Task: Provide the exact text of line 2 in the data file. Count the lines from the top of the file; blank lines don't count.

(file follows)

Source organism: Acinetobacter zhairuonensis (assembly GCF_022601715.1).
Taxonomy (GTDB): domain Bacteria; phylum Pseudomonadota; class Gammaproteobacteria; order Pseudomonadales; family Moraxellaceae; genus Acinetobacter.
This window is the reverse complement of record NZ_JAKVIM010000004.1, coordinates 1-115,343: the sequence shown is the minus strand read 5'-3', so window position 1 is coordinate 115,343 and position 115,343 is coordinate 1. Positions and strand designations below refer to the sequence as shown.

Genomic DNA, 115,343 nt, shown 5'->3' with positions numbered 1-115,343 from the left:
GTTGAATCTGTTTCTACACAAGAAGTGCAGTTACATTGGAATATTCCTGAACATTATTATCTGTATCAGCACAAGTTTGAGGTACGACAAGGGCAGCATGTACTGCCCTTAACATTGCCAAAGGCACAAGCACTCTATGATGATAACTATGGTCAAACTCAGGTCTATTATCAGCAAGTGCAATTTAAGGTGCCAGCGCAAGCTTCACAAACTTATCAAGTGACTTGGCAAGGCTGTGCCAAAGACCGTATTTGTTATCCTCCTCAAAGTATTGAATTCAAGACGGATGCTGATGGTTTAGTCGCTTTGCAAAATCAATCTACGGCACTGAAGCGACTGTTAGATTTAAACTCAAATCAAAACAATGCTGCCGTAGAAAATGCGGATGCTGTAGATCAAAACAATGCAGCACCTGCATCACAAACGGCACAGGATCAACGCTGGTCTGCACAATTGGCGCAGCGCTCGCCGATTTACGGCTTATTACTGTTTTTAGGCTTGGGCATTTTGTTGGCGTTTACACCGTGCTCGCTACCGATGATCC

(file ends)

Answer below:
Taxonomy (GTDB): domain Bacteria; phylum Pseudomonadota; class Gammaproteobacteria; order Pseudomonadales; family Moraxellaceae; genus Acinetobacter.